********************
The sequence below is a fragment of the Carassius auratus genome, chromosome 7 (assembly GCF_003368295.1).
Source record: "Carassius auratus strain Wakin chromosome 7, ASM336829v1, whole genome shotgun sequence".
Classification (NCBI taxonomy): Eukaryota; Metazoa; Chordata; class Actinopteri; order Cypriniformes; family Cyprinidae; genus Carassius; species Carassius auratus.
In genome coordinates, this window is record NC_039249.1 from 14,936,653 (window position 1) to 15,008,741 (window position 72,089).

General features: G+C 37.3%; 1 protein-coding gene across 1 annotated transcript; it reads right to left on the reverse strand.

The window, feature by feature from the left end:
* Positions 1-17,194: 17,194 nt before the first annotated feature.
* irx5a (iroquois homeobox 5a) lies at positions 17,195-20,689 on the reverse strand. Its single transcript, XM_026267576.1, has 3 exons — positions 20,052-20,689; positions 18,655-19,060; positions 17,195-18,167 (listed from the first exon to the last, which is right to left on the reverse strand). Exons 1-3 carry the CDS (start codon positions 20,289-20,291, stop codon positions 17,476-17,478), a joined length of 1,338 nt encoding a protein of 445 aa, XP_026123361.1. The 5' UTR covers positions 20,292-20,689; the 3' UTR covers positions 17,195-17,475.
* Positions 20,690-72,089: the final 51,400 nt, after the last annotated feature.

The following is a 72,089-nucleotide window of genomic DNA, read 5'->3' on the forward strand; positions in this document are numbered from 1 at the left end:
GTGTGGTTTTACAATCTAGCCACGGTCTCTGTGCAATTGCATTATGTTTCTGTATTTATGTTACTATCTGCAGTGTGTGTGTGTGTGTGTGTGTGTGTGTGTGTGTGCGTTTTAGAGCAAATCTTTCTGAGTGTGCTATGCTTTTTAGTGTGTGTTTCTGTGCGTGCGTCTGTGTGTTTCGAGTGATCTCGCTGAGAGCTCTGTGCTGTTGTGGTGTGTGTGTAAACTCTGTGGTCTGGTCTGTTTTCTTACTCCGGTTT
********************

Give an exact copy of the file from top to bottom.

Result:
The sequence below is a fragment of the Carassius auratus genome, chromosome 7 (assembly GCF_003368295.1).
Source record: "Carassius auratus strain Wakin chromosome 7, ASM336829v1, whole genome shotgun sequence".
Classification (NCBI taxonomy): Eukaryota; Metazoa; Chordata; class Actinopteri; order Cypriniformes; family Cyprinidae; genus Carassius; species Carassius auratus.
In genome coordinates, this window is record NC_039249.1 from 14,936,653 (window position 1) to 15,008,741 (window position 72,089).

General features: G+C 37.3%; 1 protein-coding gene across 1 annotated transcript; it reads right to left on the reverse strand.

The window, feature by feature from the left end:
* Positions 1-17,194: 17,194 nt before the first annotated feature.
* irx5a (iroquois homeobox 5a) lies at positions 17,195-20,689 on the reverse strand. Its single transcript, XM_026267576.1, has 3 exons — positions 20,052-20,689; positions 18,655-19,060; positions 17,195-18,167 (listed from the first exon to the last, which is right to left on the reverse strand). Exons 1-3 carry the CDS (start codon positions 20,289-20,291, stop codon positions 17,476-17,478), a joined length of 1,338 nt encoding a protein of 445 aa, XP_026123361.1. The 5' UTR covers positions 20,292-20,689; the 3' UTR covers positions 17,195-17,475.
* Positions 20,690-72,089: the final 51,400 nt, after the last annotated feature.

The following is a 72,089-nucleotide window of genomic DNA, read 5'->3' on the forward strand; positions in this document are numbered from 1 at the left end:
GTGTGGTTTTACAATCTAGCCACGGTCTCTGTGCAATTGCATTATGTTTCTGTATTTATGTTACTATCTGCAGTGTGTGTGTGTGTGTGTGTGTGTGTGTGTGTGTGCGTTTTAGAGCAAATCTTTCTGAGTGTGCTATGCTTTTTAGTGTGTGTTTCTGTGCGTGCGTCTGTGTGTTTCGAGTGATCTCGCTGAGAGCTCTGTGCTGTTGTGGTGTGTGTGTAAACTCTGTGGTCTGGTCTGTTTTCTTACTCCGGTTT